of the foot, her flow would briefly stop or poise there. So, the lady
sacrifices foot rise in favor of smooth flow.
dancing a Back Feather, the man takes back steps, and the lady
dances the man's part of a standard Feather. In CP RLOD, the man
steps back L (lady fwd R between his feet), back R with right side
lead and right side stretch (turning upper body a bit right-face),
and back L (lady fwd R outside partner with left-side lead to a
"cozy" banjo lady facing LOD). Of course, the Back Feather
may be danced from other facing directions, such as DRW, in which
case we might turn the figure 1/8 RF to RLOD. We might also start
facing LOD and progress toward RLOD.
The Feather Finish always starts
with a back step for the man,
it turns to the left anywhere from 1/8 to 1/2. You might begin in CP
DRW. The man steps back R beginning to turn LF (lady fwd L). He steps
side and forward L continuing to turn LF but beginning to swing the
upper body a little RF to produce his left shoulder lead. Finally, he
slides his R foot outside partner, crossing his thighs, to end in our
cozy banjo position, maybe facing DLW (SQQ). It may seem odd to have
a figure that both turns to the left and includes man's left shoulder
lead, but the direction that the feet go is often different from the
direction the torso or shoulders face, and we certainly see that
difference here. In this example, the man's third step is toward DLW,
but his shoulders are aligned parallel to the wall.
Feather Finish is widespread in foxtrot. Not only is it a figure in
its own right, but it is built into many longer figures. Steps 2, 3,
and 4 of the Top Spin and steps 4, 5, and 6 of the Reverse Turn are a
Feather Finish, as are the last three steps of a Diamond Turn to
banjo and the last three steps of any Weave or Natural Hover Cross.
The Curved Feather turns to the
right. In SCP, we both step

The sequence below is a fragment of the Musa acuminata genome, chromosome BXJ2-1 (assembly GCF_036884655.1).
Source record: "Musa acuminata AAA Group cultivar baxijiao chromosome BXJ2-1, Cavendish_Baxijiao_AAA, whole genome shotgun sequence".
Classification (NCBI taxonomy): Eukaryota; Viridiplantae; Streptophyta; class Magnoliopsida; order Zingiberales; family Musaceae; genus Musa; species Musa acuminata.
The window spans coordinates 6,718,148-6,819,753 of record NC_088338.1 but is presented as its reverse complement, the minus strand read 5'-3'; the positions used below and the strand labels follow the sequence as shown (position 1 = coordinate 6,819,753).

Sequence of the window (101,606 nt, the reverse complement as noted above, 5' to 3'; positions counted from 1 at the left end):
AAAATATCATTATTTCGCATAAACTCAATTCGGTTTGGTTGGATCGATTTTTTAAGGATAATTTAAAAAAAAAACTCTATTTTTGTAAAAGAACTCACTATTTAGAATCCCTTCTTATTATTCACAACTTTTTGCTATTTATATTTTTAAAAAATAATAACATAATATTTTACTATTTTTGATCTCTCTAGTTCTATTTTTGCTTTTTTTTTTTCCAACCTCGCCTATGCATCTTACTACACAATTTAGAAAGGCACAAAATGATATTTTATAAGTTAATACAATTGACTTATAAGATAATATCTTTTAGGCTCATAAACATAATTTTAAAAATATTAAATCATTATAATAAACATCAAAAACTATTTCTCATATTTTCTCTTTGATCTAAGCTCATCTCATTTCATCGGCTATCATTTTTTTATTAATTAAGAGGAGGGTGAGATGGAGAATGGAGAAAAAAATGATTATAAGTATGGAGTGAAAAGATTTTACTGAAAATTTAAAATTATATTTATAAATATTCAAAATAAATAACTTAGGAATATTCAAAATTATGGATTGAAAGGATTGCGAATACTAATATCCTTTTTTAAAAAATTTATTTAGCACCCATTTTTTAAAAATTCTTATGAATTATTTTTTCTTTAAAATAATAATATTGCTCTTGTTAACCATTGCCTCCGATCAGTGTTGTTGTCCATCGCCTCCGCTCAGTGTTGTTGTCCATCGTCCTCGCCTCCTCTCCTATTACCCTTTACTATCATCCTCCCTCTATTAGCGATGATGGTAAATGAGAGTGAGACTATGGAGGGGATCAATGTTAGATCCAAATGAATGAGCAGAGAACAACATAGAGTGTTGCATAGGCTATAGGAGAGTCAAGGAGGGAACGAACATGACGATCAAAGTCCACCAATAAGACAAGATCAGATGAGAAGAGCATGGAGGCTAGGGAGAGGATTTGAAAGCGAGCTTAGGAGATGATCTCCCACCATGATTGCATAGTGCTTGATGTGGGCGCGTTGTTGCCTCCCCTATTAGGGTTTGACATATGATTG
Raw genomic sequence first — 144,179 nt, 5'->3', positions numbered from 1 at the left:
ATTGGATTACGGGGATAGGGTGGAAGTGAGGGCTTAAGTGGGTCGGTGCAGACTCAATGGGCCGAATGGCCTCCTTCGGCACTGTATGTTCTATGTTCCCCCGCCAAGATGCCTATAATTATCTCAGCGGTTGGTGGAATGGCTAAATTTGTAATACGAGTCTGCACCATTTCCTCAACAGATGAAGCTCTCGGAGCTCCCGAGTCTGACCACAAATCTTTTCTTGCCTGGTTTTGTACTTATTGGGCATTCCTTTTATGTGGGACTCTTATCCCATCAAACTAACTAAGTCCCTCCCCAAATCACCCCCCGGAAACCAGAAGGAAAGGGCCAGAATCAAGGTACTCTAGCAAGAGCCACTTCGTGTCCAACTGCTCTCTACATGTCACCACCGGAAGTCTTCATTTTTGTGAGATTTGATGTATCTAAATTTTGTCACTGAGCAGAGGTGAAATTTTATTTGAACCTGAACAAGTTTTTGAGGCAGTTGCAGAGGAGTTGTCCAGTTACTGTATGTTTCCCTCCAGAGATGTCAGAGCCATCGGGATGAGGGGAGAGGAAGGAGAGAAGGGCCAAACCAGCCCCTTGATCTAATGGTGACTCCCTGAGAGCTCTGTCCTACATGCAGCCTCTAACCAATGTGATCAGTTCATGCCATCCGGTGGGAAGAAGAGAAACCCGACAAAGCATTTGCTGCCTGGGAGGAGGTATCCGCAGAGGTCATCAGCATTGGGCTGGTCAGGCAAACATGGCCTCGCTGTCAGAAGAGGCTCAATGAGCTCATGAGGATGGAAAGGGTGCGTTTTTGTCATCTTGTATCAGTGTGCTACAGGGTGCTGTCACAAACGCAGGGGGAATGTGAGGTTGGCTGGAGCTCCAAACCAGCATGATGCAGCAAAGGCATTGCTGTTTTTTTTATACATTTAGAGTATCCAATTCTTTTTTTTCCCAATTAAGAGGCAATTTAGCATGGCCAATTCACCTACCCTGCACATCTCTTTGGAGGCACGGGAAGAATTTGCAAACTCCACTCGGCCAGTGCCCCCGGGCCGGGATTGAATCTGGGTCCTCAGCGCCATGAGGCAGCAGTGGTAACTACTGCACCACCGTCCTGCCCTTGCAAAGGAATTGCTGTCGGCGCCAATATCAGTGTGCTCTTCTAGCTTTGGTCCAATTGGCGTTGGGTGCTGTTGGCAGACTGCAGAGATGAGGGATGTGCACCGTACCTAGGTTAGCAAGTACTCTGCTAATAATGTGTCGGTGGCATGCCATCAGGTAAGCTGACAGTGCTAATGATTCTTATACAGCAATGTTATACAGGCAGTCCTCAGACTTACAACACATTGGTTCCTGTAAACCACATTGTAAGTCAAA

through with trail feet and begin to turn right-face, with left side
lead and with right sway. We are beginning to turn right, but do not
make this first step a maneuvering step. Most of the turn is in the
upper body, not the foot, and most of the actual turn in this figure
will happen on the last step. Second, the man steps side and forward
L (lady sd & bk R). On the third step, continue to turn the upper
body and step fwd R outside partner to our cozy banjo with crossed
thighs, facing DRW (SQQ). Check the last step, preparing to move back
during the next measure. In making this rather tight turn into your
partner, you might be tempted to look at her or simply look where you
are going. Don't. Keep your heads left in a good "closed"
banjo position. As in the Feather, the Curved Feather can begin in CP
or in banjo, in which case the lady's first step would be back L.
closely related figure is the Hairpin, a term that used to be
reserved for waltz, while Feather was reserved for foxtrot, but both
are used almost interchangeably in both foxtrot and waltz today.
Given the name, we might dance the Hairpin with a stronger left-side
lead and a sharper curve, to RLOD or even DRC. We can increase the
drama one more notch by dancing fwd R, fwd L with left-side lead but
no curve to the steps, and finally fwd R outside partner and with up
to 1/2 turn sharply RF (SQQ). The idea is to produce a sharp,
"hairpin" turn within the figure.
a Back Curved Feather, the lady dances the man's Curved
Feather and the man dances the lady's part. In Honey On the Vine
by Kay & Joy Read, we begin in banjo RLOD with lead feet free.
The man dances 3 back steps, curving to banjo DLC. Notice that the
lady dances fwd R curving, fwd L, fwd R outside partner to face DRW,
just as the man would do in a standard Curved Feather.
"feather" is to step outside partner while still
maintaining parallel shoulders; in other words, a reluctant banjo or
sidecar deviation from closed position. (Roy & Phyllis Stier, Cue
Sheet Magazine, December 1987)
pause for a moment and see what happens if we distinguish between the
various Feathers (capitalized), which all go to banjo, and a
"feather" step or a "feathering" action (lower
case), which can go either to banjo or to sidecar. As the Stiers have
said (above), "to feather" is to step outside partner with